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Women are beginning to play a vital role in GCC businesses – and society’s reaping the benefits.
June 30, 2012 7:03 by Reuters
GCC women in several regional markets are more highly educated than the overall population, and yet suffer greater unemployment rates, particularly in the private sector. Although this is a problem for Gulf countries, regional and foreign investors consider this talent pool an opportunity for growth.
Investors attending the recent Middle East and North Africa Businesswomen’s summit in Dubai were of the view that the highly educated women in the region are capable of driving growth of small- and medium-size enterprises, and they were hopeful of hunting down potential entrepreneurs during the conference.
CEO of Bahrain-based angel investing firm Tenmou, Hasan Haider, said: “Angel investing is an old concept in the West, but such a type of network is in its infancy in the GCC region. We are trying our best to fund projects, especially the ones conceived by women in the region. I am quite hopeful that we will find a few at Dubai’s conference.”
When asked about the investors in the firm, Tenmou said: Our investors include Bahrain Development Bank, which has a 20 per cent stake in the venture, Alba with 10 percent and 14 leading Bahrain family businesses, which will provide 70 per cent of the funds.” The scheme provides business start-ups with an average of BHD20,000 (US$53,047) in return for a 20 percent to 40 percent investment.
Talking about the effect of women business leaders in the Mena region, president of Mena Businesswomen’s Network, Afnan Al Zayani, said: “The long-term growth of a country’s economy increases by 3.7 percent for every year the adult population’s level of schooling increases. Women who obtain secondary and higher education are more likely to be effective agents of change within their communities and countries. MENA ranks highest among all developing regions in the growth rate for female education, and MENA women are more likely than men to attend university.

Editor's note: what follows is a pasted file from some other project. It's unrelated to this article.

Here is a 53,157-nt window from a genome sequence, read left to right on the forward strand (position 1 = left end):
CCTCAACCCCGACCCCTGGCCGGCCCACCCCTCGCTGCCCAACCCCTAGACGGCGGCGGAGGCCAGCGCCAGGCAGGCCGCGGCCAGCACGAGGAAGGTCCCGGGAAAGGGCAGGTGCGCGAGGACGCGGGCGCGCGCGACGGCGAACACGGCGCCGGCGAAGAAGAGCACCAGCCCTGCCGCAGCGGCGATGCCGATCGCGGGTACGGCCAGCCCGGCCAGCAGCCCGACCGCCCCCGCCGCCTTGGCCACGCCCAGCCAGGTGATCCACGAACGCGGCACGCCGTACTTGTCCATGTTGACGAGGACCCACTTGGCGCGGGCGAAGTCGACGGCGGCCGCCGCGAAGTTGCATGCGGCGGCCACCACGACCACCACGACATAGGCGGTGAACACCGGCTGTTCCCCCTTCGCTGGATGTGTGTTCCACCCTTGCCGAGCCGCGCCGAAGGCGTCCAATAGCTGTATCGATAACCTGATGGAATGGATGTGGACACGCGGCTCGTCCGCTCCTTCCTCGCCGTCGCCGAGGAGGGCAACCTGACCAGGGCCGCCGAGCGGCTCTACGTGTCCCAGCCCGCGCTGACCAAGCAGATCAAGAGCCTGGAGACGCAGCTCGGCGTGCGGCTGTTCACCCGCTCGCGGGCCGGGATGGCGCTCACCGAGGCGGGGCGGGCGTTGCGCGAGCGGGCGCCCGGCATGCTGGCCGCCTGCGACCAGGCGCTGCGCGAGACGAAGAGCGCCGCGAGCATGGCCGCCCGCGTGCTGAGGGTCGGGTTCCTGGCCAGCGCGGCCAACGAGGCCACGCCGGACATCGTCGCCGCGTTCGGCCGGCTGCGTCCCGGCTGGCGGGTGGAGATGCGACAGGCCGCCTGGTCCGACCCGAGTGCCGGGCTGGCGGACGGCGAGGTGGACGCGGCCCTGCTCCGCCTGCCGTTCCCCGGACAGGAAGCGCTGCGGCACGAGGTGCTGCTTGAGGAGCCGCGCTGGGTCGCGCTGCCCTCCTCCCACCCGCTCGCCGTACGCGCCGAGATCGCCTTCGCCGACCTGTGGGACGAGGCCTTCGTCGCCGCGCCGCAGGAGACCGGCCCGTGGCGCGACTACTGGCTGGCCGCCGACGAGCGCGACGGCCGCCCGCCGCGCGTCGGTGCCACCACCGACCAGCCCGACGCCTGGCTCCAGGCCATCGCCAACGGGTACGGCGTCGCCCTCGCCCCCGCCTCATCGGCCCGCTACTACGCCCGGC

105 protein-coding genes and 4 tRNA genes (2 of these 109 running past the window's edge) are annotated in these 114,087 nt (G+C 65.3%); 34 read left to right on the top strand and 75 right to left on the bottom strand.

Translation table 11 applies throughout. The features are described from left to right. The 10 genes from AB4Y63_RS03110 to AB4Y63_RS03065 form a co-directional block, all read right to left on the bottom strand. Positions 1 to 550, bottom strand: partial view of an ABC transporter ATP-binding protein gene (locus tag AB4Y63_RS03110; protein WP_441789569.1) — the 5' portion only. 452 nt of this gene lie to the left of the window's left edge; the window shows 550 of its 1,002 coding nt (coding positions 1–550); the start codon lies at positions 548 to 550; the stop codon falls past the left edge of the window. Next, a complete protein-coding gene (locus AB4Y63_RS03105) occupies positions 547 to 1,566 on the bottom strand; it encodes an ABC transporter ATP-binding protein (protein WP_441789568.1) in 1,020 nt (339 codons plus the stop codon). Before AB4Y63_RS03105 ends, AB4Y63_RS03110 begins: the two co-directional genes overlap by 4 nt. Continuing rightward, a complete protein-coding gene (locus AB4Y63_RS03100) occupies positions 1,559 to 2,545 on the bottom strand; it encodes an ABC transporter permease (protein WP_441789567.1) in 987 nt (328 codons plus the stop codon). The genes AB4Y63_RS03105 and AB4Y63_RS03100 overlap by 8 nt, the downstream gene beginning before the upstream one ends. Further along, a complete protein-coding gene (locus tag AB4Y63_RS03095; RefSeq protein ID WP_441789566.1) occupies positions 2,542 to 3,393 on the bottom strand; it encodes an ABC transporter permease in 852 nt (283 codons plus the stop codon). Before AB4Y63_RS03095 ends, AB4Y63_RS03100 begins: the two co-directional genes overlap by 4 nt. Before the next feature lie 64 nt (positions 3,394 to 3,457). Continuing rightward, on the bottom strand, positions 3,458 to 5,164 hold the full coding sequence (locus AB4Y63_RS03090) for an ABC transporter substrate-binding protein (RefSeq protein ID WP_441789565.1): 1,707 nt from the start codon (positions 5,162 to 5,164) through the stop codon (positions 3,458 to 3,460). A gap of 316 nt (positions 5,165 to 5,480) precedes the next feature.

“Because of this, MENA economies are expanding and women-led businesses are often at the forefront of this growth. Women business owners are optimistic and poised for growth. Between 61 and 88 percent of participants in a recent Women Entrepreneurs survey expressed optimism regarding their enterprises, while between 47 and 87 percent expressed optimism about their national economic prospects.”
These rich women are smart investors too. Wealthy women in the Middle East are increasingly choosing to pour their money into social investments. “Women reinvest 90 percent of their income in their families and communities, compared to men who only reinvest between 30 and 40 percent,” said Al Zayani, adding: “Women’s economic activity results in better bargaining power in the home. More power not only benefits women, but results in greater investments in health and education for children.” A Barclays Wealth survey found that Arab women are the world’s most confident about investing in funds, and the most secure in their knowledge of estate and retirement planning.
In this region, wealthy women controlled 22 per cent, or around $700 billion (AED2.57 trillion) of the region’s assets under management (AUM) in 2010, according to a study by Boston Consultancy Group. The wealth that women in the Middle East control is expected to grow by eight per cent from 2009 through to 2014. They also have an estimated $40 billion in personal wealth.
The women in management positions also impact the growth of companies positively, Al Zayani said: “A 2007 report found that Fortune 500 companies with three or more women on the board of directors outperformed their sector in terms of return on equity, return on sales and return on invested capital. Companies with three or more women in senior management functions score higher than companies with no women in senior roles in terms of leadership, direction, accountability, coordination and control, innovation, external orientation, capability, motivation, work environment and values.